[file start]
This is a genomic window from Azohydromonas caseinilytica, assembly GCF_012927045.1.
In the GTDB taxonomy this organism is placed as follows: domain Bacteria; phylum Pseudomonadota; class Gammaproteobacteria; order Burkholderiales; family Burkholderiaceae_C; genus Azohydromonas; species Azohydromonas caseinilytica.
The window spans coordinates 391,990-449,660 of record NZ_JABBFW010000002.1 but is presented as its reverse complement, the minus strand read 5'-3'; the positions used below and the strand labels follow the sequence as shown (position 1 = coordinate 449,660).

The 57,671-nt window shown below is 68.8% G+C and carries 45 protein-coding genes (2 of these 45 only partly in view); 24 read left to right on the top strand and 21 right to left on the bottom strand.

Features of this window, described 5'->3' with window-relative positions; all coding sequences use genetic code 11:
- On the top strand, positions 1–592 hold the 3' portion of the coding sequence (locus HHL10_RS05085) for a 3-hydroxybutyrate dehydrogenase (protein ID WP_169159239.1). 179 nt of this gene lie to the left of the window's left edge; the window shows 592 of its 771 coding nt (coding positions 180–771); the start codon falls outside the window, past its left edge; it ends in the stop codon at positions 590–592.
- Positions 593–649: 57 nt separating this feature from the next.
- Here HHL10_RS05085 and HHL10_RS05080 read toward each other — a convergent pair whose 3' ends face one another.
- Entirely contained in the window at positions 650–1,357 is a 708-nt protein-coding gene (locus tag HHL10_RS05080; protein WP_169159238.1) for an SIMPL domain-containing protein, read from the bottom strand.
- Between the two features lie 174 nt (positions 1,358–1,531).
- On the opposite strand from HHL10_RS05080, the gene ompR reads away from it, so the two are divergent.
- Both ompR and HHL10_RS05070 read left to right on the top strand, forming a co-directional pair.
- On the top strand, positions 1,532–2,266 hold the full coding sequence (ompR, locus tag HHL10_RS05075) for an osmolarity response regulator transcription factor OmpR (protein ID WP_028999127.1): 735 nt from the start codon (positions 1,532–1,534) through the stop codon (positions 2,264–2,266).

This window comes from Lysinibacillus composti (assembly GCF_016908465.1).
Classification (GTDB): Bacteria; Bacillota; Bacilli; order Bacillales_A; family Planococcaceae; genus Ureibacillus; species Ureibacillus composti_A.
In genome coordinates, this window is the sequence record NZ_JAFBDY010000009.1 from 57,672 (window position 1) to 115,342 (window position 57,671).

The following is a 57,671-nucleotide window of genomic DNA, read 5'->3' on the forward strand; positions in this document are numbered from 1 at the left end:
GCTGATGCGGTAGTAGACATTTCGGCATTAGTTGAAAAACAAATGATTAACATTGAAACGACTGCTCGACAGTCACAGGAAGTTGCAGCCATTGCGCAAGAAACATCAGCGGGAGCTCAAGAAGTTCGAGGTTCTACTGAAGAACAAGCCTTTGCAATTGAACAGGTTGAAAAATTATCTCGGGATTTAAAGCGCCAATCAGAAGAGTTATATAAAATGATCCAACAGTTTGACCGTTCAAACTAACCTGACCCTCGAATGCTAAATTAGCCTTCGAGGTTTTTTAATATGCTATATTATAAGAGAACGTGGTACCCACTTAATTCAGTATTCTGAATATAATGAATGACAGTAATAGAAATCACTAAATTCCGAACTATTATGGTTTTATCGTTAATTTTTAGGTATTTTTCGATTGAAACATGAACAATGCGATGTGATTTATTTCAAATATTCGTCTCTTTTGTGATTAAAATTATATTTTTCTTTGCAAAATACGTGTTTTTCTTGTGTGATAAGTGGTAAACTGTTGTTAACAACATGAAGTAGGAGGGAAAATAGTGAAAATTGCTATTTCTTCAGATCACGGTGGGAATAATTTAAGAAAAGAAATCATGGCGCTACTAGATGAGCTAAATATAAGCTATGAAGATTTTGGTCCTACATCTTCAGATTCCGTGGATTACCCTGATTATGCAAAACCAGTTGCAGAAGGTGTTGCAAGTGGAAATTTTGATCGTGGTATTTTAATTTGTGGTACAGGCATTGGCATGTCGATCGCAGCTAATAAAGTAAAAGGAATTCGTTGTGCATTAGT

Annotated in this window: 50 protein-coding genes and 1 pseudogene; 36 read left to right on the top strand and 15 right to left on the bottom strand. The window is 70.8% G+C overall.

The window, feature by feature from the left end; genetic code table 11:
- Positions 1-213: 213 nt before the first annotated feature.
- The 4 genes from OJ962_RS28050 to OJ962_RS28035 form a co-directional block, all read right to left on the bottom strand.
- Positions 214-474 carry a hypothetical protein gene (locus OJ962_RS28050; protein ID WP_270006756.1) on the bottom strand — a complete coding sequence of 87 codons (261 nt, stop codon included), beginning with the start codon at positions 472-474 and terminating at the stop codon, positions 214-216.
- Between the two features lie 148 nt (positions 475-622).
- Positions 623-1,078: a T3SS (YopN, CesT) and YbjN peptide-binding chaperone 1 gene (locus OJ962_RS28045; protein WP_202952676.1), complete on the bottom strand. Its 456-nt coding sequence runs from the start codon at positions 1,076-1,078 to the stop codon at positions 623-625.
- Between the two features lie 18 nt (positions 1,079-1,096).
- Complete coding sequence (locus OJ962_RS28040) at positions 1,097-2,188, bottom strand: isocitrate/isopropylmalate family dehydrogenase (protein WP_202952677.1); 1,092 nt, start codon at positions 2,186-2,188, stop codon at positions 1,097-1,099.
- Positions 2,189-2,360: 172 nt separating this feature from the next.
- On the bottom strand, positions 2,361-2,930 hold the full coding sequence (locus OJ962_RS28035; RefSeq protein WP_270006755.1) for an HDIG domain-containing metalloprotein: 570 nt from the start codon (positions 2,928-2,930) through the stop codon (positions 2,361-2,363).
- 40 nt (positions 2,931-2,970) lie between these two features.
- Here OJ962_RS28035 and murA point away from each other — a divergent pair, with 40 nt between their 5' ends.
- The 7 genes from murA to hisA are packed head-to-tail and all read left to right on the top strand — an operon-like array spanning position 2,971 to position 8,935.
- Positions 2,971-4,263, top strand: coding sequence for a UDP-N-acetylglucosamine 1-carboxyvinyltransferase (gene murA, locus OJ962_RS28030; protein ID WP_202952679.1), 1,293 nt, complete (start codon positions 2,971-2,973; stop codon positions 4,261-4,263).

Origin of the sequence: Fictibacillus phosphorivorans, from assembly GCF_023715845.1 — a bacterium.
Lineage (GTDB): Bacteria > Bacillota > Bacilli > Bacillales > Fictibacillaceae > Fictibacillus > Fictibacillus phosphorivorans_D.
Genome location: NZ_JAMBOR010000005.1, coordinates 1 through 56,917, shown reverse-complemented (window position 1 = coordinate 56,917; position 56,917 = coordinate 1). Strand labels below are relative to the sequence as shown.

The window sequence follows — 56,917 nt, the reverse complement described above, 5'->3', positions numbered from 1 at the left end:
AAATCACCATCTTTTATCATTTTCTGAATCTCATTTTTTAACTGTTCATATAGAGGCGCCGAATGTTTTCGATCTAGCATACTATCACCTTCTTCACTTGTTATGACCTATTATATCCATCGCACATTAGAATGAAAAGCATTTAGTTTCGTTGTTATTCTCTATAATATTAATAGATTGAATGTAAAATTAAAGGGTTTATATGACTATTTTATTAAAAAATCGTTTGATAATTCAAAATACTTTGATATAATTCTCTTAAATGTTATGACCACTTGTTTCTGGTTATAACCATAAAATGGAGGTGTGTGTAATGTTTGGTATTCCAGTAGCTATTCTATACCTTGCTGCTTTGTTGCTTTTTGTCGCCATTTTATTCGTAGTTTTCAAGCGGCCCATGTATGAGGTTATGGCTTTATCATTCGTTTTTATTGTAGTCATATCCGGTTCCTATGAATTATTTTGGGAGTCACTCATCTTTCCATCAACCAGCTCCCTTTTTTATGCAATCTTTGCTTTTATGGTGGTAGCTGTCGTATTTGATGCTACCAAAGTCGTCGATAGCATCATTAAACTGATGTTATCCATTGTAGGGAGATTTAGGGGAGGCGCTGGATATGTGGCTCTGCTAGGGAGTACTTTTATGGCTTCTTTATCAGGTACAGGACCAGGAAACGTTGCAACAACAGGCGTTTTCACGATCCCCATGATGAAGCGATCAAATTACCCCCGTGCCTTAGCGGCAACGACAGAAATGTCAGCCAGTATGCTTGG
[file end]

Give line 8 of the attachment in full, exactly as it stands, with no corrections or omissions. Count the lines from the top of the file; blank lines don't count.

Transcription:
- Here HHL10_RS05085 and HHL10_RS05080 read toward each other — a convergent pair whose 3' ends face one another.